Hemi Hero: Rory
Rory is a bright and cheerful 17 year old boy who lives in Camden NSW with his family. He is an only child. Rory had a left anatomical hemi in February 2001 to cure Rasmussen’s Encephalitis and he is now doing remarkably well.
At age 4 and a half, in June 2000, Rory had an out of the blue grand mal seizure and by December he was having hundreds of seizures a day. He was a healthy child when it began. Despite many drug trials, Rory declined rapidly, losing use of his right hand and arm, lots of his speech and imagination. He became an angry, sick, and very unhappy little boy in a shocking downward spiral. No longer able to ride his 2 wheeler bike, or engage in his vivid ‘story games’ of his own creation, Rory became rigidly focussed on a few activities and he used stock phrases to communicate. He wore a helmet everywhere to minimise damage in falls. We pushed him in a stroller and by Xmas he was unable to walk without a mobility aid. Our fun loving, talented child had disappeared and life became very bleak.
Rory underwent a left anatomic hemi in February 2001. By then, we had exhausted all alternatives. The choice, for us, came down to creating a deficit but regaining a life, or living in a hospital seizing 200 plus times a day, 24/7. We chose surgery after agonizing weeks of debate. Dr Dexter took 9 hours to do the unthinkable to our beloved child. It was the second time he had performed the surgery.
In the weeks following surgery, Rory slowly returned to us. He spoke in broken sentences, he re-learned how to walk and use the toilet. He re-learned his colours. He was in a daze for 2 weeks as his body and brain reeled from the insult. He watched Spongebob endlessly, just staring at the screen. Then one day, he smiled again. Emotions returned. Slowly, the same old Rory returned.
In 2002, Rory started school. He learned his alphabet, he learned to read. Some things happened at the same pace as his peers, others more quickly or more slowly. Over the next few years he learnt to swim and run fast. His fabulous vocabulary returned. He woke up one morning in kinder and asked, “Is a pig symmetrical?” He was back. By 2009 when he began high school, Rory functioned much like his friends. He went on camps, he played hockey, he snorkelled, he played footy and cricket in the backyard. He found it very hard to interact in a group, he hated loud noises, he found decoding new words difficult and his comprehension skills were low average. And yet, he was dux of his Year 7 class in a mainstream school.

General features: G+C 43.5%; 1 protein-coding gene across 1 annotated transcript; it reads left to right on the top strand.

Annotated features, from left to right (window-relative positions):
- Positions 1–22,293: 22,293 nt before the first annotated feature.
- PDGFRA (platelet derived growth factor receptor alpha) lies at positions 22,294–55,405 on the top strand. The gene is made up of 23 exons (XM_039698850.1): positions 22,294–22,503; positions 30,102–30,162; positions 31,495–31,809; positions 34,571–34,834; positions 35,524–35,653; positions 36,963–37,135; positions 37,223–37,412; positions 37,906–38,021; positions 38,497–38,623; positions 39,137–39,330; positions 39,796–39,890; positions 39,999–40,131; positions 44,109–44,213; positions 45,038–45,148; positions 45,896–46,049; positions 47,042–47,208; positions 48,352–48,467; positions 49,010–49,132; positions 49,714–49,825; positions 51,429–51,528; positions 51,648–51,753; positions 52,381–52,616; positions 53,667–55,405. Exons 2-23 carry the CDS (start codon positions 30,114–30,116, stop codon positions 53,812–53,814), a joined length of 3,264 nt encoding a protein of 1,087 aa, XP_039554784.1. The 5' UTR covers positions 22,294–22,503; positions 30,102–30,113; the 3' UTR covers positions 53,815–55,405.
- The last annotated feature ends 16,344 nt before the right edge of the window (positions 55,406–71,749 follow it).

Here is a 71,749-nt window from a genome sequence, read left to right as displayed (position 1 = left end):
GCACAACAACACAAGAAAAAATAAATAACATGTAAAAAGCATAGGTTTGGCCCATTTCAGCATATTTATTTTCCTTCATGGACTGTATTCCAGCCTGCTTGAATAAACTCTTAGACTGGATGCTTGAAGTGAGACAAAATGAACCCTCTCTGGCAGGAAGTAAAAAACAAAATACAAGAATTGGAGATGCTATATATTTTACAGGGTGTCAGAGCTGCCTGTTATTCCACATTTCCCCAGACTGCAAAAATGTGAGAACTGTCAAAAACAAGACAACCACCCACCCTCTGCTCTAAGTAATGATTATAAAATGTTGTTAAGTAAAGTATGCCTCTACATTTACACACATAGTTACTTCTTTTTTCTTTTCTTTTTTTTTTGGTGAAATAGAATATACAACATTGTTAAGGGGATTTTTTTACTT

Rory worked hard at school. He has maintained his amazing efforts and is now entering Year 12 which he will complete over 2 years instead of one. There are areas of cognitive weakness, even disability. And there are areas of unexpected ability. He is school captain for 2014. He has just returned from a 2 week home stay with a family he had never met in Japan. He handled all his luggage and money himself. It was hard, he made mistakes, but he did it. He spoke some Japanese. He is thinking about a health services career. He goes to the gym to improve his core strength. He plays the piano with one hand. He is a PS3 and X Box champion.
Rory is hopeless at directions, geometry and mapping. He does not understand metaphors. He cannot research independently. He can, however, find other ways to do things. He can see a future for himself. He has learned to live with who he is. He is prone to much of the same teenage issues as his friends.
So that’s Rory. He is the same person he was at age 4, with some alterations to his abilities. His hemi has allowed him, and us, to get on with our lives. Different lives, perhaps, and at times, deeply challenging, discouraging and painful lives. Yes, the impact has been huge, but happily, life goes on for Rory, seizure free.